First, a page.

The 160.3m-long vessel is capable of carrying 1,200tonnes of cargo, 1.9 million litres of fuel and has space for 96 shipping containers in its 5,030m³ hold.
Its shipbuilder, Damen, highlights that the vessel’s design is guided by the difficult weather and sea conditions it will face and ice breaking capabilities necessary for voyaging in the Southern Ocean.
“The RSV Nuyina will operate in a diverse environment from the south coast of Australia down to the Antarctic coastline, from warm water to frozen seas and every time passing the Roaring 40s, Furious 50s and Screaming 60s to move from one to the other. Those together form the key parameters of the hull design, as it needed to be a heavy icebreaker and transit fuel efficient with good seakeeping capabilities.”
Nuyina is designed to outmatch its predecessor, the 94.9m-long Aurora Australis, and this is particularly evident in its icebreaking capabilities.
As Rob Bryson, the AAD's General Manager of Assets and Infrastructure, tells The Naval Architect: “The Nuyina can break 1.65m of ice at a continuous speed of 3knots. It has a maximum speed of 16knots in open water. The Aurora could break 1.25m of ice at about 2.5knots, and had a max speed of 16knots. The Nuyina’s unique bow and hull design, however, allows it to continuously slice through the ice, unlike the Aurora’s backing and ramming approach.”
As Nuyina’s shipbuilder, Damen, explains, the ship’s hull is designed according to typical icebreaker guidelines, but with a bow for bending and breaking the ice layers ahead rather than crushing: “The typical icebreaker bow has a small stem angle from the waterline down to the keel. The verticals in the bow area are designed with similar angles. In the horizontal plane, the waterlines are shaped with gentle curvature until joining the parallel hull. The cross sections in the bow area are also designed with gentle flare angles near the waterline. The hull design reflects these design guidelines very well.”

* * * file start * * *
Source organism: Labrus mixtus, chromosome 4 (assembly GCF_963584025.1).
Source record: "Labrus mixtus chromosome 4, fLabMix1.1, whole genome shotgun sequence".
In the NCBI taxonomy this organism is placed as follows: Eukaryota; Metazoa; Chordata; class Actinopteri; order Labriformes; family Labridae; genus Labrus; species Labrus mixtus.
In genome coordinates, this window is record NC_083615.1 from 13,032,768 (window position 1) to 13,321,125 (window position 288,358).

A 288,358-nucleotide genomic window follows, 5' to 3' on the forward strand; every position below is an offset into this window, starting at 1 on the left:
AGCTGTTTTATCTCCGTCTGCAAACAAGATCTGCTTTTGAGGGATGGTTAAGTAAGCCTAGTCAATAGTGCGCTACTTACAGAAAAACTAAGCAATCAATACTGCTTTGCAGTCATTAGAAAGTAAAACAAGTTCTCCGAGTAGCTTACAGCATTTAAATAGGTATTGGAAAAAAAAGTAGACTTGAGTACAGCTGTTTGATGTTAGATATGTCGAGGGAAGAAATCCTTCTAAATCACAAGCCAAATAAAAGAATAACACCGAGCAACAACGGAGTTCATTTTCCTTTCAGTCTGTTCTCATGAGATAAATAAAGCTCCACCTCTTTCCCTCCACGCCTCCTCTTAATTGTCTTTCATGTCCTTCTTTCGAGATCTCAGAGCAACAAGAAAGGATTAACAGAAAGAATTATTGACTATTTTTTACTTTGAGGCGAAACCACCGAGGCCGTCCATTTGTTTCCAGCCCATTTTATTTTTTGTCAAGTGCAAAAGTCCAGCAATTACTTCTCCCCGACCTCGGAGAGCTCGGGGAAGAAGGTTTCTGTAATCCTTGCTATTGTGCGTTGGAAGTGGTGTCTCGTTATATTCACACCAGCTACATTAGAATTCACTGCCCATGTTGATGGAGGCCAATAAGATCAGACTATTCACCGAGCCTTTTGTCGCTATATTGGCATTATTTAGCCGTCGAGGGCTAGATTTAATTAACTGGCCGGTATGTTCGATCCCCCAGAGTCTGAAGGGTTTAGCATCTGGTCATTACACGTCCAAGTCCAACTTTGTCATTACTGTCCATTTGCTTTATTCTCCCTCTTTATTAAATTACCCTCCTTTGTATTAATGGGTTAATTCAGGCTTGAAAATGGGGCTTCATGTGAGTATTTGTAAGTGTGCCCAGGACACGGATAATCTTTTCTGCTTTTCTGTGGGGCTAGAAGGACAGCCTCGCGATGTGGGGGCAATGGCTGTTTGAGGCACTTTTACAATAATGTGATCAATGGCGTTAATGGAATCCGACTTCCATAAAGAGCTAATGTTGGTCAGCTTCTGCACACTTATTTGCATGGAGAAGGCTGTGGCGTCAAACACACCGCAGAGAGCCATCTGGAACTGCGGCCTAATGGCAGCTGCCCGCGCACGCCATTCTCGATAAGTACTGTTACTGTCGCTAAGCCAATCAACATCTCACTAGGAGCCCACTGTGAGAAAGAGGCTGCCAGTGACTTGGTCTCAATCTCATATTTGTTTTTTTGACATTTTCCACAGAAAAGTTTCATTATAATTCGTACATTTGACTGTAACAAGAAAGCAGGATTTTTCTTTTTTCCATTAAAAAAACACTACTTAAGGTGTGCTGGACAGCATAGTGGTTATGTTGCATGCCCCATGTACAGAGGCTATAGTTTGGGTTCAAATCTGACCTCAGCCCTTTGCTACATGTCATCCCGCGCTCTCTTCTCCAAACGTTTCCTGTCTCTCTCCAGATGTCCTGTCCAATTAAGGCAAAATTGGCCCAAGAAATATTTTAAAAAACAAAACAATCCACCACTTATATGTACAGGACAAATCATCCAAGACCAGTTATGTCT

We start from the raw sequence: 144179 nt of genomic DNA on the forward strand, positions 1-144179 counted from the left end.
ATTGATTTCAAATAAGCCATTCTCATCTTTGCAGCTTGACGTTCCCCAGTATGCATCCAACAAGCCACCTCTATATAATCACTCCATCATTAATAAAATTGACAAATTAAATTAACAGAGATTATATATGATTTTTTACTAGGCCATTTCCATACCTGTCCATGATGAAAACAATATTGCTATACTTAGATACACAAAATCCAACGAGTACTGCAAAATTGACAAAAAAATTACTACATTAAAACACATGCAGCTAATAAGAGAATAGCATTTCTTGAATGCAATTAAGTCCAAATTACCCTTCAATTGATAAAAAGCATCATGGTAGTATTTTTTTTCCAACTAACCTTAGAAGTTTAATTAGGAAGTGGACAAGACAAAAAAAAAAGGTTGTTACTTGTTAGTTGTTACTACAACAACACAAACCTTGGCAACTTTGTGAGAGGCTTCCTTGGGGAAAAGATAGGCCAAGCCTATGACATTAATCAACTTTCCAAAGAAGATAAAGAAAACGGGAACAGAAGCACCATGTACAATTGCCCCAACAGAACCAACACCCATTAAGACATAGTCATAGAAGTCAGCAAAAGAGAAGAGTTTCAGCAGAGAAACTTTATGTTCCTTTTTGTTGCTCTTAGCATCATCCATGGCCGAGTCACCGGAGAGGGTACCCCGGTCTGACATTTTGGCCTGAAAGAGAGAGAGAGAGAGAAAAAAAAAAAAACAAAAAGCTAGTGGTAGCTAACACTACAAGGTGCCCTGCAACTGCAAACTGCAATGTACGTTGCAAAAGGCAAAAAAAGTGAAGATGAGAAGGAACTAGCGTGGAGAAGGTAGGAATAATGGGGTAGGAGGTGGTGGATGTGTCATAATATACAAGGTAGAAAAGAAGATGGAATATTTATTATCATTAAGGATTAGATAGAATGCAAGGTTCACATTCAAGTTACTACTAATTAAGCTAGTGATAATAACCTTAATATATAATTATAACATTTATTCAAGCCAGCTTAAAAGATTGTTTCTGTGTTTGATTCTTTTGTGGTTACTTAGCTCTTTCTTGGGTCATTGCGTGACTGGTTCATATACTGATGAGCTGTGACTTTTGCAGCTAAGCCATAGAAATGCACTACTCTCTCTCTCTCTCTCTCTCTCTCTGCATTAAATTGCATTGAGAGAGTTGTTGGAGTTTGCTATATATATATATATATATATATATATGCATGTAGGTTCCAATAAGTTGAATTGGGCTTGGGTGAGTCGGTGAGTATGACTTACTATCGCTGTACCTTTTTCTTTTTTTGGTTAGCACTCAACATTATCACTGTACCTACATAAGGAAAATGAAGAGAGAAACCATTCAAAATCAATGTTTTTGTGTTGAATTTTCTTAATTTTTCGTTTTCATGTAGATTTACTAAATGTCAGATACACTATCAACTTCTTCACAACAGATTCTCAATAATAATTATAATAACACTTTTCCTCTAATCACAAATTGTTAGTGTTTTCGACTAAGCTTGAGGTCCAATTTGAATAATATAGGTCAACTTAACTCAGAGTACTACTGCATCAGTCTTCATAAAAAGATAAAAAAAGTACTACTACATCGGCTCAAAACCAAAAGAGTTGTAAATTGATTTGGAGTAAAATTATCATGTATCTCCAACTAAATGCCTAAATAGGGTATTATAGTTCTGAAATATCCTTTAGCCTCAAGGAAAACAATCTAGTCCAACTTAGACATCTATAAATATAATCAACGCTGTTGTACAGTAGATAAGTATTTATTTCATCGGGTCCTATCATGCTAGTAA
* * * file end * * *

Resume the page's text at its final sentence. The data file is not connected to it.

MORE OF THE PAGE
“When moving in ice, the sheet will be forced downward. The bending results in its failure and pieces of broken ice will submerge under the moving bow. The ship’s bottom is designed with a slightly raised floor. This helps the broken and submerged pieces of ice sliding aside rather than travelling the hull length. It avoids additional hull resistance and propeller-ice interaction.”
To build a ship capable of withstanding the weather conditions in the Southern Ocean, Damen adds that the vessel has been optimised within the design constraints of an icebreaker hull and proven to behave well in heavy seas during sea trials.
“In terms of seakeeping, the ship is designed so that helicopter operations can be conducted in up to sea state 3 (1.25m wave height), while davits to deploy watercraft can operate in moderate seas, up to sea state 4 (2.5m wave height). The ship can also transit at 12knots, or conduct stationary scientific equipment deployments, in rough seas, or sea state 5 (4m wave height).”
Another crucial aspect of the scientific research vessel’s hull design was preventing disruption of its hull-mounted acoustic instruments, which are used for measuring the biomass of marine organisms such as fish and krill, and mapping the seafloor and continental shelf.
CFD modelling was used in the design phase to optimise the ship’s hull and propeller form, including a wig shaped skeg forward to guide bubbles to the side and away from the area of the ship hull’s devices, such as its multibeam echo sounders.
Damen comments: “Their shapes ensure any bubbles, formed as the ship moves through the water, don’t interfere with the acoustic equipment. We built a 6m scale model of the vessel to conduct physical tests in facilities of HSVA that included calm water tanks, wave tanks and an ice basin. The tests focused on powering, manoeuvring, ‘seakeeping’ (motion response to waves), icebreaking, and bubble formation and movement.”
Full article can be found in the September 2021 edition of The Naval Architect